mailing address:  Balmoral Presbyterian Church, P.O. Box 17309, Memphis, TN 38187

  • WORSHIP and COMMUNION for Maundy Thursday, April 1, 7:00pm


  • PASTOR on CALL for APRIL 5 thru APRIL 19




  • LENTEN REFLECTION: aaaaaaaaaa Imagine! God's Earth and It's People Restored




  • REMINDER: ONE GREAT HOUR of SHARING donations end 4/5

  • Birthdays
  • Calendar of Events

  • BPC Photos
  • Worship last Sunday


ONLINE on YouTube at 11:00 am 
Worship with us on our YouTube Channel Sunday morning at 11:00am
 and check our website at 
Our Session is committed to providing worship during the pandemic that reaches everyone. Those of you who do not have computer access or SmartPhone access, Idlewild will continue to broadcast  all of the worship services on the radio 96.1 FM.
Stay at home! Stay Safe!
REMINDER: Everyone who comes onto the BPC property MUST WEAR A MASK, including those who are only in the parking lot. NO ONE is allowed in the building without authorization.
We must help to keep our Worship team and the SEED children safe!

Requests for use of the property (including the parking lot) MUST prepare a proposal to the BPC COVID-19 Task Force (Scott Hill and Mary Schmitz, co-chairs) for review; the task force will review the proposal, then make a recommendation to the Session for consideration.

April 1, 7:00pm
on YouTube

A service of remembrance, music,
prayers, Celebration at the Lord's Table, and silence

On this night, we observe Maundy Thursday, commemorating the Last Supper and Jesus washing the feet of his disciples. Jesus and the disciples had gathered for the Passover Seder, the feast of unleavened bread, commemorating the exodus of the Jews from Egypt.
Before the meal, Jesus washed the feet of the disciples, demonstrating for the disciples to be servants - the ultimate act of "servant leadership."
During the meal, Jesus foretells his death, saying he will eat no more until the kingdom of God is fulfilled.

We will be celebrating communion virtually in this Worship service. Please bring to your place of at-home worship whatever you will use to take as the bread and the cup. You may use food and beverages in your home that are used for communion around the house: bread, a cracker, or a cookie and wine, juice, or water.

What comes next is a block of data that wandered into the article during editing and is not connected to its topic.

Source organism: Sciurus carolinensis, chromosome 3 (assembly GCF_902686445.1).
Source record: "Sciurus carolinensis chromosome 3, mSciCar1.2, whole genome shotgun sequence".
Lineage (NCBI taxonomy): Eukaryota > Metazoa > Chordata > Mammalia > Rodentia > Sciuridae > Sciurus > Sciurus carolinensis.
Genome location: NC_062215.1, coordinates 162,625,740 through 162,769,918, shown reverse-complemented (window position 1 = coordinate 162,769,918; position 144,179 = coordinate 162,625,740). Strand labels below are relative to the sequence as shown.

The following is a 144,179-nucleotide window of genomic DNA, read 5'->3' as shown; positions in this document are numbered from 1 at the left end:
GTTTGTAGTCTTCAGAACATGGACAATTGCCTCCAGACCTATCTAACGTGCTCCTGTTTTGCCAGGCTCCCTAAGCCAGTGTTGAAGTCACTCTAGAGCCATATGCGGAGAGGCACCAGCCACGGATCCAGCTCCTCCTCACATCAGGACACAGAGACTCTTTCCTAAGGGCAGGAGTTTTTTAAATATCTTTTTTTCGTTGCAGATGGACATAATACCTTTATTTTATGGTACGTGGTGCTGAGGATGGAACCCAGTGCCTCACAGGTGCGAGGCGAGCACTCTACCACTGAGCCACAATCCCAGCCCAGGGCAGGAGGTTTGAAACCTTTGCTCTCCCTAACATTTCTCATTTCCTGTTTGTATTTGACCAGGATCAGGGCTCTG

Thursday, April 1, 7:00pm on our YouTube channel.

You will receive a REMINDER email on Thursday morning, April 1.


Balmoral Presbyterian Church
Sunday, April 4, 2021

BALMORAL WORSHIP at 11:00 AM on YouTube
Scriptures: Psalm 118 (selected verses)
& John 20:1-18
a aa Sermon: "Easter Questions"

NOTE: Sunday Studies classes will NOT meet on Easter Sunday. Spring Classes will begin NEXT Sunday, April 11 at 10:00am.
We will also NOT be serving Communion this morning; Communion will instead will be celebrated at the Lord's Table during the Maundy Thursday service Thursday night, April 1.
COFCC will have service both LIVE and Zoom (see link) this Resurrection Sunday at 9am.

Scripture: Psalm 22: 1-10
a aa Sermon: "Eli Eli Lama Sabacthani"

The live service will be held Outdoors using COVID Safety Precautions at the group home COFCC serves.
The address is 3151 Belle Grove, Memphis, TN 38115. Please bring your chair and join us
for service and communion.

Everyone is also invited to join the Circle of Faith service led by Rev. Cliff Stockton. The link will be listed each week in the ONLINE EVENTS calendar in this Newsletter!